Milestone knows a thing or two about motorbikes. The industrious Italian developer has been pumping out licensed two-wheeled titles like MotoGP, MXGP, and SBK for years now, and RIDE represents its most recent return to the saddle. Unlike its older endeavours, however, this is an original intellectual property inspired by the likes of Gran Turismo and Tourist Trophy – but has it got enough gas in the tank to keep pace with such esteemed names?

There's so much passion on display here that it's honestly almost perverse. A rousing Robert Frost-esque narrator introduces each category in the World Tour mode with an innuendo-laden overview that you won't want anyone to hear without the context of your television screen. And that obsessive nature spills over into the gameplay side of things, where you can, for example, manually adjust the posture of your created racer when you enter hairpin bends.

This is not a slight against the game – it's the kind of detail that aficionados will absolutely appreciate – but it should give you an idea as to the type of experience that you're getting into. This is a game that isn't especially interested in outfitting you with nitrous and power-ups – a bright blue brake cable can be considered ample reward for a race well won.

We're mocking ever so slightly, but to be fair to the game, it delivers in this department impressively. There are over 100 bikes to choose from – spanning several different manufacturers across various automotive eras – and each can be furnished with licensed parts. It's all about finding your dream machine and tuning it exactly to your tastes, from a specific type of throttle all the way down to those wheel rims that have been sitting in your eBay watch list for weeks.

And you'll afford these extras by participating in copious events; from standard head-to-heads through to multiple race championships, you'll always have a reason to take to the tarmac and burn Pirelli rubber. Unfortunately, due to the emphasis on tuning, the balance isn't always there; fail to upgrade your brand new bike and you'll find yourself getting roasted on the straights, but equip the best engine and you'll have ample opportunity to tackle a quick crossword or two once you've reached the front of the pack.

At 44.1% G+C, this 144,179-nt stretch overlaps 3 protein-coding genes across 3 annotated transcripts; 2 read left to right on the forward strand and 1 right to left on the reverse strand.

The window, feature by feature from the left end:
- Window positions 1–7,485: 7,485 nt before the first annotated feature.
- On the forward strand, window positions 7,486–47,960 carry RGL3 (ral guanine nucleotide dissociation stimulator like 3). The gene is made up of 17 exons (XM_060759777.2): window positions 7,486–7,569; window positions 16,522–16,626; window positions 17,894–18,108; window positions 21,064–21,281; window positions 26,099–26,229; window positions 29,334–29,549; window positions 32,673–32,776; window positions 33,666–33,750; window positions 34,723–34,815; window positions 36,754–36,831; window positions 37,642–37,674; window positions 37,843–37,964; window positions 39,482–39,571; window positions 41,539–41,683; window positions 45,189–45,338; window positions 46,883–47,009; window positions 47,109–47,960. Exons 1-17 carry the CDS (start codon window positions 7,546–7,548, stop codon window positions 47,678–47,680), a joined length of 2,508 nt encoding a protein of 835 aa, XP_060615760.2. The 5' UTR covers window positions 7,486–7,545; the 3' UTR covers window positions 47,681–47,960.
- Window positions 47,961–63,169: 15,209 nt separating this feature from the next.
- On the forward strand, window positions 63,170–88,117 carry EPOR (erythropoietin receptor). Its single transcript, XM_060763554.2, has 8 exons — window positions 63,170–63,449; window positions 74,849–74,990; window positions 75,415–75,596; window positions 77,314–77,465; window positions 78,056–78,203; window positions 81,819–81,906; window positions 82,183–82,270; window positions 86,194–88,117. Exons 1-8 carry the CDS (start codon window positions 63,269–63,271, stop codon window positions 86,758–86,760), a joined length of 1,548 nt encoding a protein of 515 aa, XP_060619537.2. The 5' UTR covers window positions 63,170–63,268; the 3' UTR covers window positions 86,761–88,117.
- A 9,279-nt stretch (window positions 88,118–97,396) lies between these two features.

It's an issue which leaves the racing feeling quite clinical, and it's not exactly helped by unadventurous AI riders, who are unwilling to ever stray from the optimal track line in order to block off passersby. This means that events such as time attack and track day – where you need to overtake a certain number of riders – are much more fulfilling; the drag races make you think about the setup of your bike in a way that few other events do, too.

But it's honestly all a bit boring – and we reckon that even the most extreme enthusiasts would say the same after a while. There's no atmosphere when you're in the saddle save for the roar of your engine and a dodgy soundtrack that includes everything from jangly Johnny Marr-esque guitar riffs to Sigma-style drum and bass beats – and sometimes both at the same time. The developer would probably argue that it's a 'pure' experience, but that's often corporate speak for 'dull'.